• Cut meat - and any human food - into easy-to-chew chunks. Ground meat is fine, too. 

#6. Pumpkin

Pumpkin (raw or in a can) is a good source of fibre and beta carotene (a source of vitamin A). 

Dogs need fibre in their diet. The current trend is towards highly digestible diets that lower stool volume but this is not necessarily a good thing. 

Keeping the GI tract (gastrointestinal tract) moving helps keep the cells lining the gut healthy.

#7. Sweet Potatoes

Sweet potatoes are another great source of dietary fibre and contain vitamin B6, vitamin C, beta carotene, and manganese. Sweet potatoes are great sliced and dehydrated as a chewy treat for your dog.

#8. Green Beans

Green beans (either fresh or canned with no added salt) are a good source of plant fibre, vitamin K, vitamin C, and manganese

If your dog has a tendency to put on weight, then replacing some of his regular food with green beans is a great low calorie way to fill him up and help maintain his weight.

#9. Broccoli

This vitamin-rich vegetable can be a great occasional nutrition boost for dogs. However, the head of broccoli contains an ingredient called Isothiocyanate which can cause gastric irritation, therefore it shouldn't make up more than 5% of your dog's diet. The stems are probably the safest part for dogs since only the top flowery head contains that harmful chemical.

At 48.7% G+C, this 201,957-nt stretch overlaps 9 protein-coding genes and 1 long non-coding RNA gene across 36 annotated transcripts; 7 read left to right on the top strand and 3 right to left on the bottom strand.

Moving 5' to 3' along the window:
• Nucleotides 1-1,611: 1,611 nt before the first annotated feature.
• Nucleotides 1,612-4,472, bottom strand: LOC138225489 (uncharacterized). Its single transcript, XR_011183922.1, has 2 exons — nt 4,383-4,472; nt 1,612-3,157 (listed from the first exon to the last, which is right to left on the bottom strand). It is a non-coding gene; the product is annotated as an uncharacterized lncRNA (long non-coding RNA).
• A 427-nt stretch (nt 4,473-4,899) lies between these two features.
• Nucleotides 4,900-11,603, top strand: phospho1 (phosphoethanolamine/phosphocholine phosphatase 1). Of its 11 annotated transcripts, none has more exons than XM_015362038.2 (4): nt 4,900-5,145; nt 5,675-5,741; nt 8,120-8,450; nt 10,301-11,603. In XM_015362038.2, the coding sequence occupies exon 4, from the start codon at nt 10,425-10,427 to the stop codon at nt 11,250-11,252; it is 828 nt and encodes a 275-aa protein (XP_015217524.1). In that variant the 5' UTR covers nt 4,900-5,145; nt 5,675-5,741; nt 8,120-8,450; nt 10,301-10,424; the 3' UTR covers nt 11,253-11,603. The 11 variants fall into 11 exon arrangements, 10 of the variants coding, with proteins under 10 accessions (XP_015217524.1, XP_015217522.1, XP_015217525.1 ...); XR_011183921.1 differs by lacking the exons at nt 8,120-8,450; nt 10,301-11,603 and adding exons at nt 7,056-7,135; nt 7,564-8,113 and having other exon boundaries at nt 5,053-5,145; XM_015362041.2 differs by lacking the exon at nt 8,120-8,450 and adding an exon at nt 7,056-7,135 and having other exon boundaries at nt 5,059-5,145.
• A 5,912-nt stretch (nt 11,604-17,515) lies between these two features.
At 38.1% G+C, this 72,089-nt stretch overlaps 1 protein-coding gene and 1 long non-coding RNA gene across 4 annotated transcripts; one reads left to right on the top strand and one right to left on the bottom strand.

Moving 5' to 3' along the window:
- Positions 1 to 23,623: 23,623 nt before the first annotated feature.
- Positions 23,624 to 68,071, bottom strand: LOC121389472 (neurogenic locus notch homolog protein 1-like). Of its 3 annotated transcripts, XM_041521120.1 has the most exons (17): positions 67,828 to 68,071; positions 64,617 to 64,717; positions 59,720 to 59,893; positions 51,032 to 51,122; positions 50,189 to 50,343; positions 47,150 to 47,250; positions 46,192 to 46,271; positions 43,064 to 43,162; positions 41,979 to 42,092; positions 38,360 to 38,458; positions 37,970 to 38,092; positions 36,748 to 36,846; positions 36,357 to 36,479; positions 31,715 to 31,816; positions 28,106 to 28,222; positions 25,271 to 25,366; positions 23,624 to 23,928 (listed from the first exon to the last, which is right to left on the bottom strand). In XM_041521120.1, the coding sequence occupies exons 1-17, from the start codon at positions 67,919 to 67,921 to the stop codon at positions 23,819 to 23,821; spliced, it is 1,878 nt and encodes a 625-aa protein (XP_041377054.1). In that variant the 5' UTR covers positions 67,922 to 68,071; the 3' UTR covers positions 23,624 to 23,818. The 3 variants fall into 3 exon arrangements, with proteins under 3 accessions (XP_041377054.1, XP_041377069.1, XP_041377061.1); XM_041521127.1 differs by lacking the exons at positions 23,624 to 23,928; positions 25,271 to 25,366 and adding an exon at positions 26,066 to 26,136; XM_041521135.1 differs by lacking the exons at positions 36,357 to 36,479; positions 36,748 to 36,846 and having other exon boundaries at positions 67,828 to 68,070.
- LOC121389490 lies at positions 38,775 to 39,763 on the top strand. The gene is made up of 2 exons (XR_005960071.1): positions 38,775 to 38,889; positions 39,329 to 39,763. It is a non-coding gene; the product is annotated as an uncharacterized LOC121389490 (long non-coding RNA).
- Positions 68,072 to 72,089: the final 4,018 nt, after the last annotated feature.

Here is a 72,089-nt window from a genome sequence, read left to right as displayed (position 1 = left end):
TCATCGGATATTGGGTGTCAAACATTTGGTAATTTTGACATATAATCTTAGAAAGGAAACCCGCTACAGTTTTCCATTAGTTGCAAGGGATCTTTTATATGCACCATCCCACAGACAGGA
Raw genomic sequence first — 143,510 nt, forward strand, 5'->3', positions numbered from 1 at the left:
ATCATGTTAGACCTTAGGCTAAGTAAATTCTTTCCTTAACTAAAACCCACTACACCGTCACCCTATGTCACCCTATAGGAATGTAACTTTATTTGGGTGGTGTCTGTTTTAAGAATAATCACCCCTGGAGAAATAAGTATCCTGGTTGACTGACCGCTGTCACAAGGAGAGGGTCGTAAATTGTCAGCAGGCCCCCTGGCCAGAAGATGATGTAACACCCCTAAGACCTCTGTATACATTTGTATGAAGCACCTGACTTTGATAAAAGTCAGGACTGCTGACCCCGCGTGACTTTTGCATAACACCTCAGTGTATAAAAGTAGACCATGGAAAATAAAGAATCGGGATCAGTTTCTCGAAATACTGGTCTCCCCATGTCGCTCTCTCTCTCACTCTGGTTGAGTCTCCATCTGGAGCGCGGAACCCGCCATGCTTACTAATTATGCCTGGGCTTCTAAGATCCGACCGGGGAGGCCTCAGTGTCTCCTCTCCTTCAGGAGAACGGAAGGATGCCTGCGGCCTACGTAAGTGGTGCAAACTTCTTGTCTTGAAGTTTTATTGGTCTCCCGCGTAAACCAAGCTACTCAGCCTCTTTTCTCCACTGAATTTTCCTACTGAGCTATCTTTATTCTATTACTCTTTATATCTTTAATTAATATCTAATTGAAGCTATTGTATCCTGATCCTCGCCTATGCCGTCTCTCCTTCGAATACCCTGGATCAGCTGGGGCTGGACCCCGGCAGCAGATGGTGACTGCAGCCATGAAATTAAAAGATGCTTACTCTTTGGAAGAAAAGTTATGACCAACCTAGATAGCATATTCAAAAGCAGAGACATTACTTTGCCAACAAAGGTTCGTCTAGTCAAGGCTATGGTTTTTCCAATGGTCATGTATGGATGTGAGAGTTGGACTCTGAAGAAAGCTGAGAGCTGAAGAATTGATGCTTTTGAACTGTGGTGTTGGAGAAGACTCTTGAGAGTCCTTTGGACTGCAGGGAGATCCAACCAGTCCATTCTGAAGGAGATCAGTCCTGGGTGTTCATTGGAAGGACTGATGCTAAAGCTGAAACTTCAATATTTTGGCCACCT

#10. Carrots


This popular vegetable is packed with vitamin A, C, D, E, K, B1 and B6. Raw carrots are low in calories and constitute a nice canine treat on occasion. Plus, crunching on carrots can be good for your dog's teeth. Cooked carrots can also be 
fed but don't be tempted to add spices, sugar or salt.

#11. Flax seed

Flax seed (ground or oil) is a good source of Omega-3 Fatty Acids, which are essential fatty acids that are good for skin and coat. 

Whole flax seeds are best if ground right before feeding as this type of fat can go rancid quickly. Flax seed can also be added to your dog’s diet as a source of fibre. Flax oil is a more concentrated form of omega- 3 fatty acids without the fibre. Make sure that you store the oil or seeds in the fridge in an air tight dark container. 

#12. Apples


As long as you are feeding your dog a high quality dog food, they likely won't suffer from nutritional deficiencies and there is no need to supplement their diet with raw or cooked fruits like apples. 

An occasional treat is ok but your dog could experience stomach discomfort, including diarrhea.

Apple seeds, however, contain cyanide so your dog should not be allowed to eat the core. 

#13. Peanut Butter

Besides its irresistible taste, peanut butter is loaded with large amounts of proteins, vitamins, antioxidants and quality fats, which are all healthy for dogs. 

Peanut butter also contains Omega fatty acids which promotes health and reduces bad cholesterol.

Several brands now offer sugar-free peanut butters which contain Xylitol - an artificial sweetener extremely toxic to dogs - so please read the ingredients label to ensure it is not present.